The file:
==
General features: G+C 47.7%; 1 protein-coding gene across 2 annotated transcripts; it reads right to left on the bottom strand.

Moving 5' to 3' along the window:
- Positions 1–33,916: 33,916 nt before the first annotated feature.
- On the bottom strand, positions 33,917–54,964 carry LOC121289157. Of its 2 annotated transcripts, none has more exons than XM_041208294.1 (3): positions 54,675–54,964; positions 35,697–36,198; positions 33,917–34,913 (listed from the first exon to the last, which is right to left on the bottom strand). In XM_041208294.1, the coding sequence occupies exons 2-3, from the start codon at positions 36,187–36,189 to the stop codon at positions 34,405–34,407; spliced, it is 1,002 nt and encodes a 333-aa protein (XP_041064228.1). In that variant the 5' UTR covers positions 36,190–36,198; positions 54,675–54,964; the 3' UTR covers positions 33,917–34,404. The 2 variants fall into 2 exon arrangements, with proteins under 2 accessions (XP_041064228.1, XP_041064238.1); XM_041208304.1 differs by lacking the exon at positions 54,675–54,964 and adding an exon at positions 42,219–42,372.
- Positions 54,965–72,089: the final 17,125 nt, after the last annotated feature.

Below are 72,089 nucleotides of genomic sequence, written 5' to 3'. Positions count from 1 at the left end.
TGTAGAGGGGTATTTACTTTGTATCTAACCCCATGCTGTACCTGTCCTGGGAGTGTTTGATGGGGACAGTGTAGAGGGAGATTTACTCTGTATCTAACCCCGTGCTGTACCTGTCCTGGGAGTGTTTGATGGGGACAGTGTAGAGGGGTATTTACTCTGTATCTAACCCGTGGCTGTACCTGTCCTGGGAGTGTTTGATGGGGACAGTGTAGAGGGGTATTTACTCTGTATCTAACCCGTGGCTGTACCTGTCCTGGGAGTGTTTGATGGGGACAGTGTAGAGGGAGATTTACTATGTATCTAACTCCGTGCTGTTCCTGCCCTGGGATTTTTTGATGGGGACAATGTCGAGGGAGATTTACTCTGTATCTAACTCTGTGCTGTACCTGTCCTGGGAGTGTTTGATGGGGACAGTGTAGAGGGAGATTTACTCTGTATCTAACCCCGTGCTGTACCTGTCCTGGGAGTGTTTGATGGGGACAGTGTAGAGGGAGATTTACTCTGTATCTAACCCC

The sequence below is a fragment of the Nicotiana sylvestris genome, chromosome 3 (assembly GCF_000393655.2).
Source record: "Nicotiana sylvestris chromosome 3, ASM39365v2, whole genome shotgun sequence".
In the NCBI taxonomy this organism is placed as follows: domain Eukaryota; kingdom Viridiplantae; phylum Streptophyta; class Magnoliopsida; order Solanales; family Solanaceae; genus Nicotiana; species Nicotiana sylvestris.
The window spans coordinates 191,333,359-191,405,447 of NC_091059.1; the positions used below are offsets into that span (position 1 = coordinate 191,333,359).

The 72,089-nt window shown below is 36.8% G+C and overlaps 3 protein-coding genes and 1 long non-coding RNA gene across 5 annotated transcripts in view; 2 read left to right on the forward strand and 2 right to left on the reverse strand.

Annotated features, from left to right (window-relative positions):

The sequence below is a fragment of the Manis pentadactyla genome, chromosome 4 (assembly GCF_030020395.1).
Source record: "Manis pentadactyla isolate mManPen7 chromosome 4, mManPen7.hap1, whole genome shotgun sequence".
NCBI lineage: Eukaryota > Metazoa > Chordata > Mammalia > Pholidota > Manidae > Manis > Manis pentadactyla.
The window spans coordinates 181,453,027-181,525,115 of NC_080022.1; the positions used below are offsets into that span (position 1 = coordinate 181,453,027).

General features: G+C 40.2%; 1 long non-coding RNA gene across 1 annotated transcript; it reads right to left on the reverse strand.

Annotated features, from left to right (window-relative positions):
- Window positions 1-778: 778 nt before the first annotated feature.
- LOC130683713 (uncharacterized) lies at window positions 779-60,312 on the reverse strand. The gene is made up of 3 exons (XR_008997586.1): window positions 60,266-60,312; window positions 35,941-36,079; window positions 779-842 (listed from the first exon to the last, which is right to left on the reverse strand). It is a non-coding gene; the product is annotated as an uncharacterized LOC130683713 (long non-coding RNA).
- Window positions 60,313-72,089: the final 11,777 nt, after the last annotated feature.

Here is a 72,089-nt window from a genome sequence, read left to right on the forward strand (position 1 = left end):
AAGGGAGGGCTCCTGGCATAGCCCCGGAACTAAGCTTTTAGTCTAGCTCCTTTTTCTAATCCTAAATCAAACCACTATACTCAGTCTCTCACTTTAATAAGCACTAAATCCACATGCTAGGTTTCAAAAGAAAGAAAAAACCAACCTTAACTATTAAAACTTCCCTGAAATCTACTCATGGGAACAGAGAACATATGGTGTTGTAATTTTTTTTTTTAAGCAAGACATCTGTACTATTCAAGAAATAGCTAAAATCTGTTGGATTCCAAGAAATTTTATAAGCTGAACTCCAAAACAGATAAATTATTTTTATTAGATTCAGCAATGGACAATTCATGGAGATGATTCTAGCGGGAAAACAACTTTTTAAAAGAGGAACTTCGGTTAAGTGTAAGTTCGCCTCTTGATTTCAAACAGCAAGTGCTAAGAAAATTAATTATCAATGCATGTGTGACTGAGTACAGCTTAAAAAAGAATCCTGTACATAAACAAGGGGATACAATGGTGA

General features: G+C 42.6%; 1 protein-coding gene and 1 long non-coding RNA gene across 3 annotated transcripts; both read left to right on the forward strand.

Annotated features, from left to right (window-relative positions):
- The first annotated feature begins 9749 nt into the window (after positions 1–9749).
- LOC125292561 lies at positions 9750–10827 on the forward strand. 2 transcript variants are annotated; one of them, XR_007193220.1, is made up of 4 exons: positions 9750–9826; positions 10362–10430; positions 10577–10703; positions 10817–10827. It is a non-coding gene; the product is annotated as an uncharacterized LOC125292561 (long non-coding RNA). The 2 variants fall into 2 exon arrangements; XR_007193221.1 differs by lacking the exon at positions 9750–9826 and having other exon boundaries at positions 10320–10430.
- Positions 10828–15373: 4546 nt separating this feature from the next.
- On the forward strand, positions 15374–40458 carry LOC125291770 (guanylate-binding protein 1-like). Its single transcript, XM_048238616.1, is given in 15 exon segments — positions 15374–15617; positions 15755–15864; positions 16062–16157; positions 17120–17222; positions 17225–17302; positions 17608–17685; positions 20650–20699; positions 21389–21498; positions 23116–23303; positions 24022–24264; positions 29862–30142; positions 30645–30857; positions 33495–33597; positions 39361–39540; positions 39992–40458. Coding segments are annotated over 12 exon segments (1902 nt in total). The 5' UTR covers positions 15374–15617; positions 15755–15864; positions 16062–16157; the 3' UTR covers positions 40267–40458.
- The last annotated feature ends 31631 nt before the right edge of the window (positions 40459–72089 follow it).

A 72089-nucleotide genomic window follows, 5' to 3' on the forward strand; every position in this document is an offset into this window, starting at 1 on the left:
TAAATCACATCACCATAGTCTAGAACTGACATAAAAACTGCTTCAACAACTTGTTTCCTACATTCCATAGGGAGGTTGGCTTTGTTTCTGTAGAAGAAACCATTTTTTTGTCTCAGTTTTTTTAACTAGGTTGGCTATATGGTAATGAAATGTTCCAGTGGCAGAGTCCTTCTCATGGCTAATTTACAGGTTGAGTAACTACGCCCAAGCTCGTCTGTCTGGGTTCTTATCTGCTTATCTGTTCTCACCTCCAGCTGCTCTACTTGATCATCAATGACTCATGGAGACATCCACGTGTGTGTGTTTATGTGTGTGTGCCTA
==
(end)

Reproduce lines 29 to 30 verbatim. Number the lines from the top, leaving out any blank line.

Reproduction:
- Positions 10828–15373: 4546 nt separating this feature from the next.
- On the forward strand, positions 15374–40458 carry LOC125291770 (guanylate-binding protein 1-like). Its single transcript, XM_048238616.1, is given in 15 exon segments — positions 15374–15617; positions 15755–15864; positions 16062–16157; positions 17120–17222; positions 17225–17302; positions 17608–17685; positions 20650–20699; positions 21389–21498; positions 23116–23303; positions 24022–24264; positions 29862–30142; positions 30645–30857; positions 33495–33597; positions 39361–39540; positions 39992–40458. Coding segments are annotated over 12 exon segments (1902 nt in total). The 5' UTR covers positions 15374–15617; positions 15755–15864; positions 16062–16157; the 3' UTR covers positions 40267–40458.